• @AlexHarvey the OP did not specify what should happen if the first line contains 999 nor what should happen when 2 or more lines contains 999. However see edit.
  • I think \n.* is not needed in the first regex?
  • @AlexHarvey i think that is for case to read 999 in second line only. Few questions 1. when we go from label B TO A, does the next line to be read is line which we initially left or it start from line where inner label B ends ? I want to know when n reads continuous line containing 999 and then when it go back to label A , then what will be the contents of N
  • It branches immediately and unconditionally like a goto statement
  • I want to use sed only
  • It's not that much simpler than my sed solution though is it? I take the portability point. Otherwise, instead of the magic N that appends to pattern space, you have a magic prev = $0 ORS that does the same as sed's N.
  • I didn't have to add comments for my code to be clearly understandable and there's nothing magic about a variable assignment. Also, unlike with seds N, if we wanted to enhance to delete, say, 10 lines before the target line instead of 1 I wouldn't have to write that statement 10 times to save 10 lines I'd just make prev a 10-line array with a loop to print it and if the OP wanted to be able to use a variable number of lines specified at run time that's exactly the same solution in awk as for a static value but impossible to do in 1 sed script.
  • The point is there's benefits to the awk script and no benefits to the sed script. With awk: need to print a count of deleted lines stderr? trivial. Need to test for 999 being in a specific field? trivial. Need to test for an input string (999) as literal when it contains regexp metachars? Trivial. Need to also delete lines AFTER the target line? Trivial. Need to only delete preceding lines if they contains some other string? Trivial. etc., etc.. With awk if/when the requirements change you usually just build on what you already have while with sed it's usually either impossible or a rewrite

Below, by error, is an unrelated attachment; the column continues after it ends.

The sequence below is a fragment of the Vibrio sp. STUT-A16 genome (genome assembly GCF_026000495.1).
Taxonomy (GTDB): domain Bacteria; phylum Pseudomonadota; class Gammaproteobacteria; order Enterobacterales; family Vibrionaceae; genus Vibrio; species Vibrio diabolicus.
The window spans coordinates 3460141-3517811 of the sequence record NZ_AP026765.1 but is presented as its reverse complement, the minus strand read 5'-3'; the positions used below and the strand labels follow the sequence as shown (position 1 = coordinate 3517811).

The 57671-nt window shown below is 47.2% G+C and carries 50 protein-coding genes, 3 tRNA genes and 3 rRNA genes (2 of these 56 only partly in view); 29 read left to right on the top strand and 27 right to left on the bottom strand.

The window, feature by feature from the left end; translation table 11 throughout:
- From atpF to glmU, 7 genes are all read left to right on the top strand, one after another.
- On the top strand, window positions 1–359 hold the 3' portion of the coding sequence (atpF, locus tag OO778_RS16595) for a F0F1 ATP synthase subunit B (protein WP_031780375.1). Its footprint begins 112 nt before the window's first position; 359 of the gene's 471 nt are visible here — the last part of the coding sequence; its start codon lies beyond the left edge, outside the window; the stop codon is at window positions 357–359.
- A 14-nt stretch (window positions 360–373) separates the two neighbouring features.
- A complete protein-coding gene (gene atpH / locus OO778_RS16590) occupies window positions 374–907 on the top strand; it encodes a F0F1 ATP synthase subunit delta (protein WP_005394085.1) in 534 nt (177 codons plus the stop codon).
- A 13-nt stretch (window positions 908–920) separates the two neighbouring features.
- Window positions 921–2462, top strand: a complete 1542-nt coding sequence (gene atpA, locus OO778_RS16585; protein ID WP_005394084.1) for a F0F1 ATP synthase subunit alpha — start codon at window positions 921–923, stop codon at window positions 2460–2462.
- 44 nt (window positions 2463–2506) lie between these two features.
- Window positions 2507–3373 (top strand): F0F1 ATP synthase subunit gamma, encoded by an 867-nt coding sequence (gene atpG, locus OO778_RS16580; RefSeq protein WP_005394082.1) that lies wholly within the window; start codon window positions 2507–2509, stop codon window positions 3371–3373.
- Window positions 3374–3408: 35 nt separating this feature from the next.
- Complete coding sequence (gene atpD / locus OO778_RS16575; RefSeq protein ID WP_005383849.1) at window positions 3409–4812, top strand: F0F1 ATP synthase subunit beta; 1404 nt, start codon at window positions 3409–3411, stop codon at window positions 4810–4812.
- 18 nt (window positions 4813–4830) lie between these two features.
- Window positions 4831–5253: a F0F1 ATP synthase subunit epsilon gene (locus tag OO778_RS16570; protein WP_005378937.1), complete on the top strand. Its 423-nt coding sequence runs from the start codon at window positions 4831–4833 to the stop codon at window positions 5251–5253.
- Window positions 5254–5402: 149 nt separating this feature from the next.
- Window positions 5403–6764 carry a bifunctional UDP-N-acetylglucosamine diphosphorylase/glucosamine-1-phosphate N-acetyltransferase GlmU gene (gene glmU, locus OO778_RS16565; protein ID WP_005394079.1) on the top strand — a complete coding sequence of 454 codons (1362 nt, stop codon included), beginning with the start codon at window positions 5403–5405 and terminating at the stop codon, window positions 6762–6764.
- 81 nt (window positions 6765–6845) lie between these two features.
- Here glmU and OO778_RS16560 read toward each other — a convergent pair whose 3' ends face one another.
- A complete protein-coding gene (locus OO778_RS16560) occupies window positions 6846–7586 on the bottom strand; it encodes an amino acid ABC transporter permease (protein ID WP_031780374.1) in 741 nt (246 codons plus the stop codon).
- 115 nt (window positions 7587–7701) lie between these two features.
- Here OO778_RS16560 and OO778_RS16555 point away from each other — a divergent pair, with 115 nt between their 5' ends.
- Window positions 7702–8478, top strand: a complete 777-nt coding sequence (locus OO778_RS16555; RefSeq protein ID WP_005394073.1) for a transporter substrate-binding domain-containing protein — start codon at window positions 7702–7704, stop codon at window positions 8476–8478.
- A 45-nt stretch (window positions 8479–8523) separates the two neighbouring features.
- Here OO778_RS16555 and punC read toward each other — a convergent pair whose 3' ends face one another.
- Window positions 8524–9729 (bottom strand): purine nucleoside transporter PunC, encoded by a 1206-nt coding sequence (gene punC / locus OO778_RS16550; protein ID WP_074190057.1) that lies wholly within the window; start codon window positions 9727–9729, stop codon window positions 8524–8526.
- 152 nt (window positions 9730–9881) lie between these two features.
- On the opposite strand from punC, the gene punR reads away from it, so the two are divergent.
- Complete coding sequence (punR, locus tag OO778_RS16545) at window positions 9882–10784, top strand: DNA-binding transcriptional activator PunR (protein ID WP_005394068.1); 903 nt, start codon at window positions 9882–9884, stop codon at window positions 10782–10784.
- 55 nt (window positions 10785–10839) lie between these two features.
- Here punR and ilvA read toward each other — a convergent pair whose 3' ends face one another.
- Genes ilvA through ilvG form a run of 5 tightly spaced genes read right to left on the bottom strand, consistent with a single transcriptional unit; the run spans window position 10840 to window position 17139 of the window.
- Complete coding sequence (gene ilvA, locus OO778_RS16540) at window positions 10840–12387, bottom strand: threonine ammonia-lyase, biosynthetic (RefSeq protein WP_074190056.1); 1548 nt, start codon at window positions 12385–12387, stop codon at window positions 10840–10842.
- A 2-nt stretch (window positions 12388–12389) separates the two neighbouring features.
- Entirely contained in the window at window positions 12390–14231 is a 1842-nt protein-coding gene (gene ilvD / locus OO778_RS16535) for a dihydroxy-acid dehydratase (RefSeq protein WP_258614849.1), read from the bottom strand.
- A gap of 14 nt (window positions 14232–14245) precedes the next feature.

• Oh come on, awk is just python or C or any other algol-based language with fewer language constructs, half a dozen keywords, an implicit while read split loop and implicit ifs around the condition { action } blocks. sed on the other hand is vastly different in both syntax and semantics. wrt maintainability of a 5 line script - you don't just write a script a certain way in preparation for enhancing THAT script, you write it that way so that when the next similar task comes along you can write that next script essentially the same way but with small differences where necessary.
  • Writing maintainable scripts shouldn't something you decide to do when necessary, it should be what you do unless there's a pressing need not to, e.g. for performance reasons. Anyway, as I said in another thread it took me 10 years of using sed (and shell) to manipulate text before I decided to start using awk for things that were more than just s/old/new/ and it sounds like you're just at the beginning of your own journey with that and happy to continue it so - all the best.
  • Thanks for that , can you please tell me where i am wrong with my sed if i need to use flow control